Saturday, October 24, 2020

12 + 4 Haiku: Spooktacular entries

This is really two posts, a long one featuring my Spooktacular Online Photo Show entries and a short one on 'life now.'  A couple days before the first presidential debate (Sept 30), three haiku rather suddenly insisted on appearing in my Notebook.  A fourth was born during the night of the debate.  Poetry of course is not unknown to me, but to have them pop into existence like that, without warning, was a little surprising.  I suspect quarantine life has something to do with it.  Those first four can be found at the end of this post.

Subsequently I decided that each of my entries for the Mares In Black Spooktacular online photo show was going to have its own haiku.  (I know, obvious connection!)  The entries suggested themselves in twos and threes; each time I successfully completed one, one or two others would arise in my imagination.  This went on until the deadline!  Twelve haikus later, I decided to publish them here.  The poem is above its photo each time.  I'm going to present them chronologically:  earliest entered first.

 Up to this point I'd used mostly photos I already had.   The prompt Your Horse is Weird, Dude was one of the few that really set me dreaming.  My original vision was of two people pointing at each other's not-so-normal equids.  But once I actually set up the scene, it took on a different interpretation. 

With Babysitter I wanted to emphasize that no matter how outlandish the coat color, Mom still knew best.  She was outlandish herself.  I got to make up a breed for her ("Celtic Decorator") but the poem is really a subtle comment on skin color.

This poem makes more sense once you know this horse took a dive off the computer and scratched up his near side something awful.  I still need to repair him.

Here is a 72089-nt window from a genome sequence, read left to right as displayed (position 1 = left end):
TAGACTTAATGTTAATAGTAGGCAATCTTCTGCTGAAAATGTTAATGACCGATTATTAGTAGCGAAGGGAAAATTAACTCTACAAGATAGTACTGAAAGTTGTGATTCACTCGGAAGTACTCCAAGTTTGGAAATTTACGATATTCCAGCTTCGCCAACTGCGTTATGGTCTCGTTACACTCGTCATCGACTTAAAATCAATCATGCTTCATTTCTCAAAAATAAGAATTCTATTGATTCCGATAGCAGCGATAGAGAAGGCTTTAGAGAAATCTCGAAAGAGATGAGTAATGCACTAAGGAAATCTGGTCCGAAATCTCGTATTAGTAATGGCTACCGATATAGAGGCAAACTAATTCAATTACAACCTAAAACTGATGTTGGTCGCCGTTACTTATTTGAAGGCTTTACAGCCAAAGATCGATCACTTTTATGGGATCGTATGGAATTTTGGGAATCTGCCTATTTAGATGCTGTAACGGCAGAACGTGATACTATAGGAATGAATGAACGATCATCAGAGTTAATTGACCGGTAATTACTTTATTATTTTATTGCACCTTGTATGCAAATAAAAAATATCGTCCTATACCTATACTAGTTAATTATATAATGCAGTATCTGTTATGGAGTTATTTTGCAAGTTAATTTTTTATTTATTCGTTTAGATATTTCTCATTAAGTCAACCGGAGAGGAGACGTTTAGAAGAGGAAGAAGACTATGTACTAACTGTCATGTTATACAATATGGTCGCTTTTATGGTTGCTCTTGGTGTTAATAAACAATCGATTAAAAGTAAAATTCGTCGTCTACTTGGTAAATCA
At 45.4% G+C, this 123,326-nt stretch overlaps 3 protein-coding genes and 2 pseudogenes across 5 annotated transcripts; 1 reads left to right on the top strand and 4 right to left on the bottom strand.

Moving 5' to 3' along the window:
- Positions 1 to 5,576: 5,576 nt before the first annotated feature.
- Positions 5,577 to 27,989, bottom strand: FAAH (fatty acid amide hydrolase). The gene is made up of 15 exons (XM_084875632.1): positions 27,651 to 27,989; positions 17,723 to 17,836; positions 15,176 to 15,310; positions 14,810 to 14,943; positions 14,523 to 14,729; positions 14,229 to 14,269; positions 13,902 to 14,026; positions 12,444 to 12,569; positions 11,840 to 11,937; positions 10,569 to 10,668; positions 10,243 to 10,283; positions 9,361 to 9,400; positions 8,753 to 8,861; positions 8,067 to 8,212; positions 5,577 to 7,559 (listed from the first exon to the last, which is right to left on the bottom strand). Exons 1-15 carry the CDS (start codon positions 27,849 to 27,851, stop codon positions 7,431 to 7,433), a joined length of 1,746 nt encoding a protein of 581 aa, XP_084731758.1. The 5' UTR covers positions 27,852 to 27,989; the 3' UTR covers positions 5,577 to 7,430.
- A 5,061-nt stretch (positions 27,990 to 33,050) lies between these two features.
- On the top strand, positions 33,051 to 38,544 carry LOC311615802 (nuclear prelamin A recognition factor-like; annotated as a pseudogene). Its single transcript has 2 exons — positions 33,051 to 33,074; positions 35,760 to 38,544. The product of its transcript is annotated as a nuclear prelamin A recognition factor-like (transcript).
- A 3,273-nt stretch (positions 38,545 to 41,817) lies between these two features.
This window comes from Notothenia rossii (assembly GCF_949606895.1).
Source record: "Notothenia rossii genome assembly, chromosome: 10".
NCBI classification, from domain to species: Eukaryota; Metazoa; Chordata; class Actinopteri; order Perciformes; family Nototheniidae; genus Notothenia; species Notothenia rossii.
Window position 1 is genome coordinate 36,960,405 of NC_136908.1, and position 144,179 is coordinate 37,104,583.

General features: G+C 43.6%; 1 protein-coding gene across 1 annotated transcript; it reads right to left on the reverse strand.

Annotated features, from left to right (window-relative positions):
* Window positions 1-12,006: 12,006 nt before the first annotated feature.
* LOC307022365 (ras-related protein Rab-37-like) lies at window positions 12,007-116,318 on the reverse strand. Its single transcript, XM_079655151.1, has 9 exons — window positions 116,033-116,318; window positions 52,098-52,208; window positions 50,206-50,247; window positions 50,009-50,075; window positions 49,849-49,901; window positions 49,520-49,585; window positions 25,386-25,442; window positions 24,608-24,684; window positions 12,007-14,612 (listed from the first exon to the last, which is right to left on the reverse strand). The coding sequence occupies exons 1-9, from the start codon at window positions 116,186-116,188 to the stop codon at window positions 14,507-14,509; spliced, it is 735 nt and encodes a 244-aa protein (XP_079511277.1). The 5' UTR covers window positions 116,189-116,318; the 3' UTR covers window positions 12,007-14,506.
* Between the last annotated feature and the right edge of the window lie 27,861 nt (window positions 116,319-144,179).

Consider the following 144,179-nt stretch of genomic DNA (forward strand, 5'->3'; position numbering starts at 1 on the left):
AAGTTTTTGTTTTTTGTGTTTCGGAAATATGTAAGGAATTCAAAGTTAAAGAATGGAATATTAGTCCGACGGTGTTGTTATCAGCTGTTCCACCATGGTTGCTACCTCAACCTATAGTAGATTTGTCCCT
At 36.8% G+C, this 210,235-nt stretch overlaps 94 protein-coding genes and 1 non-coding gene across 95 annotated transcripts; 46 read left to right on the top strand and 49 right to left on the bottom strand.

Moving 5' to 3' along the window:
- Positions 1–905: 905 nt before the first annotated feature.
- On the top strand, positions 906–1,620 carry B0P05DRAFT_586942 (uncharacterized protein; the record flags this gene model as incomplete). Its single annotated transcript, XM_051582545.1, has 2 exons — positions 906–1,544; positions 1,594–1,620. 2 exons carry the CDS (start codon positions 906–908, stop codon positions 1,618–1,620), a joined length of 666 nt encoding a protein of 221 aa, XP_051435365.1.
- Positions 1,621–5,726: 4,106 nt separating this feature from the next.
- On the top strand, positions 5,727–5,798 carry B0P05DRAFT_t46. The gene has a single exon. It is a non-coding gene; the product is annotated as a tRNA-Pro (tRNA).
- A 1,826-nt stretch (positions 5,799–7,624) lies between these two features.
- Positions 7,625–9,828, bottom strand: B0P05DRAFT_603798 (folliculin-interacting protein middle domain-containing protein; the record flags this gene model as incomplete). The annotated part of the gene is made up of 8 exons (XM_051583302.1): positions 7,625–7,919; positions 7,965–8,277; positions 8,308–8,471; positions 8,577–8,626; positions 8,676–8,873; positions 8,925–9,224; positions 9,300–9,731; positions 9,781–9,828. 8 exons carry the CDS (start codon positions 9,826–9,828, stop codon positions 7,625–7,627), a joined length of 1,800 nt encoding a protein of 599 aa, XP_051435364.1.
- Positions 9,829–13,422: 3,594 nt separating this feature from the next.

This is as good a place as any to discuss Talisman's gender.  I first encountered the word 'risling' in Mary O'Hara's My Friend Flicka series.  I was slightly confused, pairing it with Truman Capote's biting comment 'Gertrude Stein suffered from undescended testicles.'  Only recently, with Honor A. P. running in the Kentucky Derby and being listed as a 'ridgeling,' did I do more research and realize these two words refer to the same thing.

Altynai is so narrow and slab-sided.  Upon turning him over, I decided 'he only has one.'

 The last line refers to George Orwell's famous quote from Animal Farm, 'None of you have ever seen a dead donkey..."

The only word you might need help with is 'desfile' which means parade.  But here's a full translation:  A festival parade is a happy occasion for the horses.

 Truly this next one deserves a blog post of his own.  He took 2 days to create.

Being the artist, I focus more on what went wrong, or what I think didn't go so right.  Yet he is everything I wanted.  My vision came true.


The following haiku can only be described as reflecting the current societal and political climate.  The first came before dawn on the 28th of Sept.  I'm pretty sure it refers to marriage: coexisting with someone 24/7 for months at a time.  Stress either cracks you apart or presses you closer together.  Also I'd gotten hold of James Nestor's book Breath.

These next 2 were written during the day.  The last line of this one could've been arranged several ways.

I was really struggling with not being able to see my parents.  Mom had finally, miraculously, come home from hospital and rehab after 7 weeks.  The first line refers to the springing distance, the space between predator and prey.